- The limiting factor here is typically a protective muscular response and I don't believe that forcing it or providing such a stretch to attempt to accomplish this is defensible, given the properties of the materials we are dealing with.
                      Attached Files
                      Jason Silvernail DPT, DSc, FAAOMPT
                      Board-Certified in Orthopedic Physical Therapy
                      Fellowship-Trained in Orthopedic Manual Therapy

                      Certified Strength and Conditioning Specialist


                      The views expressed in this entry are those of the author alone and do not reflect the official policy or position of the Department of the Army, Department of Defense, or the US Government.

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                      • #56
                        How about working with the skin on the back of the hamstrings, knee?

                        Mary
                        Guess learning is a lifestyle, not a passtime.
                        Those people who think they know everything are a great annoyance to those of us who do. ~ Isaac Asimov

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                        • #57
                          Excellent idea, Mary.
                          I was just trying to put an Ecto spin on that exercise - and certainly supportive manual therapy would be a great idea as well.
                          Jason Silvernail DPT, DSc, FAAOMPT
                          Board-Certified in Orthopedic Physical Therapy
                          Fellowship-Trained in Orthopedic Manual Therapy

                          Certified Strength and Conditioning Specialist


                          The views expressed in this entry are those of the author alone and do not reflect the official policy or position of the Department of the Army, Department of Defense, or the US Government.

                          Comment


                          • #58
                            Meso to Ecto- Glenohumeral distraction mobilization

                            This is fun, can I play?

                            Most of my shoulder patients at various stages of their recovery "love" getting their glenohumeral joint distracted while held close to the "loose-packed" or "resting" position of the joint.

                            Aside from the effects of skin stretch provided, which can augment this technique by performing a sort of "balloon" grip over the skin of the deltoid region, it's both plausible and probable that the neural structures of interest (e.g. axillary, suprascapular nn) achieve a considerable amount of gliding motion with this passive movement.

                            Since being "ectodermed" myself, I tend to perform any "joint mobilization" like this more slowly and gently and with more attention to my grip on the skin. Gently "ballooning" the deltoid is an added kinesthetic effect that I have found provides additional relaxation and pain modulating effects. I also wait to feel what the tissues are telling me, and then stop when the neuromodulatory effects are evident. I don't just keep yanking on their arm for 8 minutes so I can document Manual Therapy code 97140 in my note.

                            How the treatment got ectodermed:
                            -Attention is paid towards the movement of the neural tissues of interest, rather than stretching/deforming joint capsule (see Jason's reference to Threlkeld in post #55).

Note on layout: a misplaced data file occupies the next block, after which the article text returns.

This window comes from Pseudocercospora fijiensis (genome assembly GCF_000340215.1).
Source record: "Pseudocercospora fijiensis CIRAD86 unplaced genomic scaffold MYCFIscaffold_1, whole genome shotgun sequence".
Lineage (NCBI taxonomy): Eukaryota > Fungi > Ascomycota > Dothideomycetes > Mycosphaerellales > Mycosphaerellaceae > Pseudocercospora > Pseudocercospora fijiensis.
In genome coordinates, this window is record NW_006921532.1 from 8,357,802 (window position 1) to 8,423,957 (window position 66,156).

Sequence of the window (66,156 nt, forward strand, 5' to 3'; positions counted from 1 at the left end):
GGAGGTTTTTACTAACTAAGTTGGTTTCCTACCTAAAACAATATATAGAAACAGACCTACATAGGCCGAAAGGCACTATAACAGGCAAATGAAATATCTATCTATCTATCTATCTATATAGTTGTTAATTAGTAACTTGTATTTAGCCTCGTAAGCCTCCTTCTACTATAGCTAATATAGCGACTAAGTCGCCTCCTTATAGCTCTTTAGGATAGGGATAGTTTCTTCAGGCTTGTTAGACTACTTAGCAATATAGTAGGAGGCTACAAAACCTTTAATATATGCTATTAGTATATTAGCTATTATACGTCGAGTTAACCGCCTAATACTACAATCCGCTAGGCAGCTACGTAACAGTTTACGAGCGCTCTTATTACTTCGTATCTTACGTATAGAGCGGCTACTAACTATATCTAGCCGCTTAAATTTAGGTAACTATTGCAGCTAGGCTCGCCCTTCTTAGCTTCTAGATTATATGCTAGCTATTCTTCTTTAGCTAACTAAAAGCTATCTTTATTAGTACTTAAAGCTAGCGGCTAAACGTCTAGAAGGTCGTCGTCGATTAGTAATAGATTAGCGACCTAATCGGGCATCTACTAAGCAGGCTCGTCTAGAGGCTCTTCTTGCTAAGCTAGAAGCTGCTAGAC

-You don't have to slavishly guess or fool yourself into thinking you are in the actual "resting" position as defined by the various joint mobilization gurus. One just finds a position of comfort somewhere in the neutral part of the ROM and starts moving the humerus laterally from the glenoid in a slow, rhythmic way in order to allow neural tissues to "breathe" better. It's perfectly ok to add different components/moments of IR/ER in order to adjust the treatment as needed. Creativity is allowed and encouraged, not denounced as heresy and poor technique.
                            -Waiting and feeling for subtle neurophysiological changes in the tissues will tell you when you've done enough, not some arbitrary rule based on a flawed reimbursement system or because some "authority" at a CE course on the shoulder said it takes 6-10 minutes. If your not sure, you can always ask the patient for feedback and then re-assess their motion.

                            Not all classic shoulder "joint mobs" move the neural tissues in this way, and so I have abandoned them.

                            So, there you go all you "joint mob'ers" out there. Don't throw the baby out with the bath water!
                            Last edited by John W; 04-02-2009, 03:14 AM. Reason: Because Jason said so...
                            John Ware, PT
                            Fellow of the American Academy of Orthopedic Manual Physical Therapists
                            "Nothing can bring a man peace but the triumph of principles." -R.W. Emerson
                            “If names be not correct, language is not in accordance with the truth of things. If language be not in accordance with the truth of things, affairs cannot
                            be carried on to success.” -The Analects of Confucius, Book 13, Verse 3

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                            • #59
                              I had 2 patients today, 1 with numbness and 1 with pain in the ant thigh. Ballooning near the exit of the lat femoral cutaneous from under the inguinal ligament helped them both. And this they can do at home, too. Skin work really is fun.
                              Guess learning is a lifestyle, not a passtime.
                              Those people who think they know everything are a great annoyance to those of us who do. ~ Isaac Asimov

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                              • #60
                                John-
                                Ur doin it wrong.

                                You forgot how the treatment got ectodermed...
                                Jason Silvernail DPT, DSc, FAAOMPT
                                Board-Certified in Orthopedic Physical Therapy
                                Fellowship-Trained in Orthopedic Manual Therapy

                                Certified Strength and Conditioning Specialist


                                The views expressed in this entry are those of the author alone and do not reflect the official policy or position of the Department of the Army, Department of Defense, or the US Government.